In praising his outgoing Health and Human Services secretary, Kathleen Sebelius, at the White House late last week, President Obama said: “Under Kathleen’s leadership, her team at HHS turned the corner, got it fixed, got the job done.” That’s true, but it was a backhanded compliment.
Yes, the Affordable Care Act exceeded its initial sign-up goal when more than 7 million Americans enrolled for insurance in the health-care exchanges by March 31. But the corner that had to be turned — the fiasco of the Web site’s rollout last October — was a major deviation on the road forward.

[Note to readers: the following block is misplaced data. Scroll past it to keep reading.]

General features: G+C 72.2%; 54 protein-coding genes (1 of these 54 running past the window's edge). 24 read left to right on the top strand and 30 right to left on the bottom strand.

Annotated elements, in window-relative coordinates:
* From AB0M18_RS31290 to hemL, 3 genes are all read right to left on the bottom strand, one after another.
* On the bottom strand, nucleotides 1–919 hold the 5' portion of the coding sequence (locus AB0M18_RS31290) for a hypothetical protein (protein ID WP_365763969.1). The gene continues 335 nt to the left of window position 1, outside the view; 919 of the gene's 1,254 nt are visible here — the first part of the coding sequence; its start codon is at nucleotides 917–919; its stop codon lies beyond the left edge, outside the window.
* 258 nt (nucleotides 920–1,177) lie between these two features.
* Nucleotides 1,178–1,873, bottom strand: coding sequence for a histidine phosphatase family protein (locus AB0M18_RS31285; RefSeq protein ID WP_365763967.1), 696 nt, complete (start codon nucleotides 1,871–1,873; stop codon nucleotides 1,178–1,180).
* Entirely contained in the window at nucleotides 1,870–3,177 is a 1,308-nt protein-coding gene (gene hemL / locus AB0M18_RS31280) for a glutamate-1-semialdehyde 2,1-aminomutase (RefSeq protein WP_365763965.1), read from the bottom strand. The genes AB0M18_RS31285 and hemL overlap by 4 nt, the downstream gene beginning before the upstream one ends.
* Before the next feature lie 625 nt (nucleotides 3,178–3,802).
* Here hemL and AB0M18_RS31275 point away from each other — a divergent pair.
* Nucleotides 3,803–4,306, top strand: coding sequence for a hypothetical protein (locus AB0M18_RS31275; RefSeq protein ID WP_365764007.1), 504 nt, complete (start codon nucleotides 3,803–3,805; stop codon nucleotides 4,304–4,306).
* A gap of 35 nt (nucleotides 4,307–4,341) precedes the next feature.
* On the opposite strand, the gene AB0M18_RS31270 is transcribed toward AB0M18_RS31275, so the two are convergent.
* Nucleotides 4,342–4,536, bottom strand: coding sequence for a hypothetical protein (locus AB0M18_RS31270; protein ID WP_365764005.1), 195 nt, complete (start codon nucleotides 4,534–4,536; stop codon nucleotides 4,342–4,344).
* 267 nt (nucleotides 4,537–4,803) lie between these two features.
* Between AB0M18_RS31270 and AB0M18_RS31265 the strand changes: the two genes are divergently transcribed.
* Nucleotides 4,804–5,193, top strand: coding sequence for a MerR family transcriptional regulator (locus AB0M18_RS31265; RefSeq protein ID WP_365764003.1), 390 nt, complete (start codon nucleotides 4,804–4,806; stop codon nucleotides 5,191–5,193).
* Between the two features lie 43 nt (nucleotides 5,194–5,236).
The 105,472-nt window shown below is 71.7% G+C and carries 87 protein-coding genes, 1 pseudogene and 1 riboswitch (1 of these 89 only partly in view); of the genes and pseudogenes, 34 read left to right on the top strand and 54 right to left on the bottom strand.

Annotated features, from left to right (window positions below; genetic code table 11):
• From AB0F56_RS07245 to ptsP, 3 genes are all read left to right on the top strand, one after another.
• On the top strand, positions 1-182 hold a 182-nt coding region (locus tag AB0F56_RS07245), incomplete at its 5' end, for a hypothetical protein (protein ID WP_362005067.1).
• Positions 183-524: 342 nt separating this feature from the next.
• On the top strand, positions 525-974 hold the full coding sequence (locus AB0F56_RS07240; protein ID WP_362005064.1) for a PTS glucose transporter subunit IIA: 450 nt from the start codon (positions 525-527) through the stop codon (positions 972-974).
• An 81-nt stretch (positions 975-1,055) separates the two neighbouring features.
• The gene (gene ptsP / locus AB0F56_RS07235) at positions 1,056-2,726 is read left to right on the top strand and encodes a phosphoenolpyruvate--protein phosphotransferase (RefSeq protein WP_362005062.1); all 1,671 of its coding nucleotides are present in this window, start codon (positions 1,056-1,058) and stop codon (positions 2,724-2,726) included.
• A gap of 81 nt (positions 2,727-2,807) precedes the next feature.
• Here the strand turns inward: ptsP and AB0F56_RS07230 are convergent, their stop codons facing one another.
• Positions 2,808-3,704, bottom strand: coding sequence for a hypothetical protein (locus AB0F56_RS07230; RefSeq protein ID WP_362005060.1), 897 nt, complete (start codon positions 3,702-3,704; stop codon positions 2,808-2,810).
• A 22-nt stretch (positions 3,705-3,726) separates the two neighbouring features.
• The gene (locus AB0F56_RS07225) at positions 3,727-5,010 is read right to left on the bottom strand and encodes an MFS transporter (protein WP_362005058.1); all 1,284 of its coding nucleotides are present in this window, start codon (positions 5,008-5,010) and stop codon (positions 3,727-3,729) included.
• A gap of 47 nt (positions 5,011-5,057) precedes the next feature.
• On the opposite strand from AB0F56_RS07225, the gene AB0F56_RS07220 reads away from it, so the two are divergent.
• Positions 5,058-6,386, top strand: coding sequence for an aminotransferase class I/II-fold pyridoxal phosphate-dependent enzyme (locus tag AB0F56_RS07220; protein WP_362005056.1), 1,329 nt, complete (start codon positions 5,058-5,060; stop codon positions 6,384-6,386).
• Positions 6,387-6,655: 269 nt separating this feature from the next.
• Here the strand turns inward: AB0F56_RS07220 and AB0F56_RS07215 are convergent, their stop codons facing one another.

Ms. Sebelius bore responsibility, and now she has taken it by resigning. Timing is everything: The rollout troubles could not have come at a worse time.
For face-saving purposes, her departure now could not come at a better time. Her departure is good for her and good for the future of the Affordable Care Act.
To succeed Ms. Sebelius, Mr. Obama has nominated Office of Management and Budget director Sylvia Mathews Burwell, a former Rhodes scholar. Her management skills will be needed to avoid any more sharp corners.